Microsoft Making Changes To Browser To Quiet Eolas

from the and,-slowly,-the-internet-changes dept

Eolas, the small patent shop that never actually built a product, and appears to have received a patent on something with plenty of prior art is getting under Microsoft’s skin. While Microsoft has insisted all along that (a) Eolas’ patent is not valid and (b) even if it was valid, they weren’t infringing on it, they’re now saying that they’re going to make some changes to the next version of Internet Explorer to make sure they’re not infringing. Of course, it’s a bit odd to say you don’t believe you’re infringing, and then make the necessary changes, but it’s probably the smartest long term move – just in case. The changes, though, are going to be a bit of a nuisance for users. Instead of letting plugin applications run embedded in a website, users will now have to click through an approval each time they want the application to run. Thanks goes to Eolas for making the internet one step more annoying.

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Comments on “Microsoft Making Changes To Browser To Quiet Eolas”

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RB says:

Eolas Patent

The way I see it is that the U Of CA is a state school, funded by the federal gov, and state gov. The patentee used the money, lab, property, of the people of california, and the US in general. In my opinion, this type of funding must stop. If a person works for a public institution they should not be able to use the public money to do research, then go out and start a private company for profit. Another example of how americans are being robbed. This patent should belong to the people of califonia and the US that pay taxes for these research faciliies! If I am wrong please explain!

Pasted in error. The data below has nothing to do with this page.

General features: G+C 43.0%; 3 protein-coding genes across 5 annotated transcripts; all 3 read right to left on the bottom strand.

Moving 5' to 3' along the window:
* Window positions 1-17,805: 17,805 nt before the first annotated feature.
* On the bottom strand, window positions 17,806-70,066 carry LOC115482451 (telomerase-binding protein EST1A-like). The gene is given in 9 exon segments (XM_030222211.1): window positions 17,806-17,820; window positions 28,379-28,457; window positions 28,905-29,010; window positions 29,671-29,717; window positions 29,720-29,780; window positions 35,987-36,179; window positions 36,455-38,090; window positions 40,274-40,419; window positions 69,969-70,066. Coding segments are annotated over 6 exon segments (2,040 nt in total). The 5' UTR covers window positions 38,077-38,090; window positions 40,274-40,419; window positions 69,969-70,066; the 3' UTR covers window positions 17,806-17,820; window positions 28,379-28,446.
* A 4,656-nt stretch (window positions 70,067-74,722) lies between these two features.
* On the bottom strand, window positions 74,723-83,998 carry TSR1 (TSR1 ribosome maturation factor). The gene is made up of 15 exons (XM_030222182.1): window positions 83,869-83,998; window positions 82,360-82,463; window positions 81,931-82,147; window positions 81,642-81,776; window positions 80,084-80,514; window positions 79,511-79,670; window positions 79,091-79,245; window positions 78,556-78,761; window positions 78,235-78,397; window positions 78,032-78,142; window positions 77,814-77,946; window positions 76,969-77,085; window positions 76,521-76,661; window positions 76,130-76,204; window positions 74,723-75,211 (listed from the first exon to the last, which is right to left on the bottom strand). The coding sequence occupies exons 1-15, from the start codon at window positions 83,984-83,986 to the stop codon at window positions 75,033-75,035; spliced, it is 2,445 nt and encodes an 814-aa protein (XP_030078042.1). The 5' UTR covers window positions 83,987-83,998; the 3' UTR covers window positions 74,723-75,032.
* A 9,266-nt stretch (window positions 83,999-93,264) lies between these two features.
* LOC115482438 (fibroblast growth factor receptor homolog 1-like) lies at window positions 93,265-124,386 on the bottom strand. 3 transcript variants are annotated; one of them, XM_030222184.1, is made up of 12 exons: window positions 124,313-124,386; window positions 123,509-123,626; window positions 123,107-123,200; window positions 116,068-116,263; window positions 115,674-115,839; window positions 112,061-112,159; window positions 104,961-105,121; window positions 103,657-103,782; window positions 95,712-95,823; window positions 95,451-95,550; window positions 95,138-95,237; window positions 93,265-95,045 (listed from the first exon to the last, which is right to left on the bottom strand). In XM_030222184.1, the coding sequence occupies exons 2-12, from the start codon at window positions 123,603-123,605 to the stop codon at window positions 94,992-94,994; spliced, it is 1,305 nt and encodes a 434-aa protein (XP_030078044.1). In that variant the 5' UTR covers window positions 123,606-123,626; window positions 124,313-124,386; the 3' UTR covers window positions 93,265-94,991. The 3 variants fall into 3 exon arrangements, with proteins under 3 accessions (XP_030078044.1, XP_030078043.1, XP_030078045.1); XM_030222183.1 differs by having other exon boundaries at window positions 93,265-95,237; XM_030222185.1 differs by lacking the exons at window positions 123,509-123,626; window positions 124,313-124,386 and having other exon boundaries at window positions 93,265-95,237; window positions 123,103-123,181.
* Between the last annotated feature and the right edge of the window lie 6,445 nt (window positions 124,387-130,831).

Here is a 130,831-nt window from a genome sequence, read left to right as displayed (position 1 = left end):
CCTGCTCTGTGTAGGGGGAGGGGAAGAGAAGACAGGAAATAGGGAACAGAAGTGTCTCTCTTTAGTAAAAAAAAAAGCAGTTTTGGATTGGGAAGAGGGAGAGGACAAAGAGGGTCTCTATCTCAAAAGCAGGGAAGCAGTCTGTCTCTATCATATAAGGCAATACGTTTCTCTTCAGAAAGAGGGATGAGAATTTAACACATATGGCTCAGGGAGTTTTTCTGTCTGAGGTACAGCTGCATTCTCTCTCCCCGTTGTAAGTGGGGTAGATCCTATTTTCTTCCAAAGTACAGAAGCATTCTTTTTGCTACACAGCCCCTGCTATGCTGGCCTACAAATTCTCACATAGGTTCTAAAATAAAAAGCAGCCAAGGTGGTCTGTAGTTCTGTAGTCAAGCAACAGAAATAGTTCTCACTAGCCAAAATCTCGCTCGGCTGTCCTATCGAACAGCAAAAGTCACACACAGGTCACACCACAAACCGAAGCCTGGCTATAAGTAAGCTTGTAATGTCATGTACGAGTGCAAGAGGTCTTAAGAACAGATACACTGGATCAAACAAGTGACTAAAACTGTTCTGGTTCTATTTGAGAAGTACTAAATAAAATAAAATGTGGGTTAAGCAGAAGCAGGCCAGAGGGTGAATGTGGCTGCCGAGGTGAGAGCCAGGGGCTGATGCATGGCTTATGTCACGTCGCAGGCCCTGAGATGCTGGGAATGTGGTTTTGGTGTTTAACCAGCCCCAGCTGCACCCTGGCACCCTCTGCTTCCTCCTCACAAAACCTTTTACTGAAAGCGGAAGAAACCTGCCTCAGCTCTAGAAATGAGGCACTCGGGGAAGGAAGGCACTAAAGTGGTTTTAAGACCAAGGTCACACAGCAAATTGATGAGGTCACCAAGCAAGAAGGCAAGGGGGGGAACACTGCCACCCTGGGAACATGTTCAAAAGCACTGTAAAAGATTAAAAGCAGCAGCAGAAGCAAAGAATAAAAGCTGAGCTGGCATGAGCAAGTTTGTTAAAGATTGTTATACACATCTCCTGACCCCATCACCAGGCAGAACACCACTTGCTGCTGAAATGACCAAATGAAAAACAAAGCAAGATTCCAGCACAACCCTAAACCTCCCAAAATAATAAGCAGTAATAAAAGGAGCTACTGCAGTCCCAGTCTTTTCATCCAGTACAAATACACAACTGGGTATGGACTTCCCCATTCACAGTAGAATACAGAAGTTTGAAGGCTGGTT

Mark says:

IE and plugins

MS would love nothing more than to kill non-MS plugins anyway. So who knows, maybe this is just the first step in their process of making IE incompatible with anything that isn’t based on their own technology. It certainly wouldn’t be the first time they’ve done something like that, and such a course would make a lot more sense than deliberately making their browser a pain in the neck to use.

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